Reverse Osmosis (RO):
Water pressure is used to force water molecules through a membrane that has extremely tiny pores, leaving the larger contaminants behind. Purified water is collected from the "clean" side of the membrane, and water containing the concentrated contaminants is flushed down the drain from the "contaminated" side.  The average RO system is a unit consisting of a sediment/chlorine pre filter, the reverse-osmosis membrane, a water storage tank, and an activated-carbon post filter.  They cost from about $150 to over $1,500 for point of use systems.

The advantages of Reverse Osmosis include:
Reverse osmosis significantly reduces salt, most other inorganic material present in the water, and some organic compounds.  With a quality  carbon filter to remove any organic materials that get through the filter, the purity of the treated water approaches that produced by distillation.
Microscopic parasites (including viruses) are usually removed by properly functioning RO units, but any defect in the membrane would allow these organisms to flow undetected into the "filtered" water - they are not recommended for use on biologically unsafe water
Though slower than a carbon or sediment water filter, RO systems can typically purify more water per day than distillers and are less expensive to operate and maintain.
Reverse Osmosis systems also do not use electricity.  However, because they do require relatively high water pressure to operate, they may not work well in some emergency situations.

The disadvantages of Reverse Osmosis include:
Most point of Use RO units make only 12 - 24 gallons of treated water a day for drinking or cooking - which is ok for most homes since the treated water is stored in a tank for use.  
RO systems waste water. Two to four gallons of "waste" water are flushed down the drain for each gallon of filtered water produced.  
Some pesticides, solvents and other volatile organic chemicals (VOCs) are not completely removed by RO.  A good activated carbon post filter is recommended to reduce these contaminants.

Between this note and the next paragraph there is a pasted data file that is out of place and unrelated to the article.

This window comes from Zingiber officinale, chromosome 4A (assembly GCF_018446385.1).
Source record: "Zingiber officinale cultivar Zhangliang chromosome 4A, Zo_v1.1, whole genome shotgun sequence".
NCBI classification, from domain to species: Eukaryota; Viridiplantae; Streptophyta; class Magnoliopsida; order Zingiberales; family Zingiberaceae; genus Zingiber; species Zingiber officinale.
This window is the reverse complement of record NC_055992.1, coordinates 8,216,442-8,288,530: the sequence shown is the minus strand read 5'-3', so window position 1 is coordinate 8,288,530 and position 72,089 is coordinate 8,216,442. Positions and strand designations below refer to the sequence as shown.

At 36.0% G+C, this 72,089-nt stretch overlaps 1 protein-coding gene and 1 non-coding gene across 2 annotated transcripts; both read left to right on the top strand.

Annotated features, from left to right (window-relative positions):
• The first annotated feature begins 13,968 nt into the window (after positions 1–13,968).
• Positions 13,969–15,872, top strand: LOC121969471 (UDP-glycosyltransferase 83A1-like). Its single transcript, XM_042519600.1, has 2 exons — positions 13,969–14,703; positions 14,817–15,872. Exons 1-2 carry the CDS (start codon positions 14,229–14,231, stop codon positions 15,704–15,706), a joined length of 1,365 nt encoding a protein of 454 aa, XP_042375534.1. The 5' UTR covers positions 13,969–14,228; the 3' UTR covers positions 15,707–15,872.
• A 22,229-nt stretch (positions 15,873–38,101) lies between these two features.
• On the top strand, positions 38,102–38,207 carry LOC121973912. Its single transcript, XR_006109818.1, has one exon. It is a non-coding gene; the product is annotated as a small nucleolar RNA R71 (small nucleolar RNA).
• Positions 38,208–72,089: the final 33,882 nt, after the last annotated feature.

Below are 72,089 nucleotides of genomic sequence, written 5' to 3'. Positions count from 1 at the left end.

Many conditions affect the RO membrane's efficiency in reducing the amount of contaminant in the water.  These include the contaminant concentration, chemical properties of the contaminants, the membrane type and condition, and operating conditions (like pH, water temperature, and water pressure). 
Although RO filters do not use electricity, they depend on a relatively high water pressure to force the water molecules through the membrane.  An electric booster pump can be used to increase water pressure if needed.  In an emergency situation where water pressure has been lost, these systems will not function.
* However, if a high quality activated carbon filter is used for the post filter, it could be disconnected and used to siphon water through in an emergency to reduce many contaminants.
RO systems require maintenance.  The pre and post filters and the reverse osmosis membranes must be changed according to the manufacturer's recommendation, and the storage tank must be cleaned periodically.
Damaged membranes are not easily detected, so it is hard to tell if the system is functioning normally and safely.

You might want to check  NSF International to see if the Reverse Osmosis system you are interested in purchasing is certified.

 A reverse-osmosis system is a good treatment option for people who have unacceptably high levels of dissolved inorganic contaminants in their drinking water which can not be removed effectively or economically by other methods. Water from shallow wells in agricultural areas that contains high nitrate levels is a good example of a situation where RO would make sense. Most people, however, who are using municipal water water that is subject to EPA regulations usually have acceptably low levels of nitrates. Maximum nitrate levels should be able to be determined by requesting a water quality report from your local water provider.

I have received a number of questions asking if distilled water is either bad for a person's health or beneficial for health relative to purified water that still contains ions (usually calcium and magnesium).  This question pertains equally well to water from a RO system., because most ions have been removed by the treatment. Click here to view my response to that question.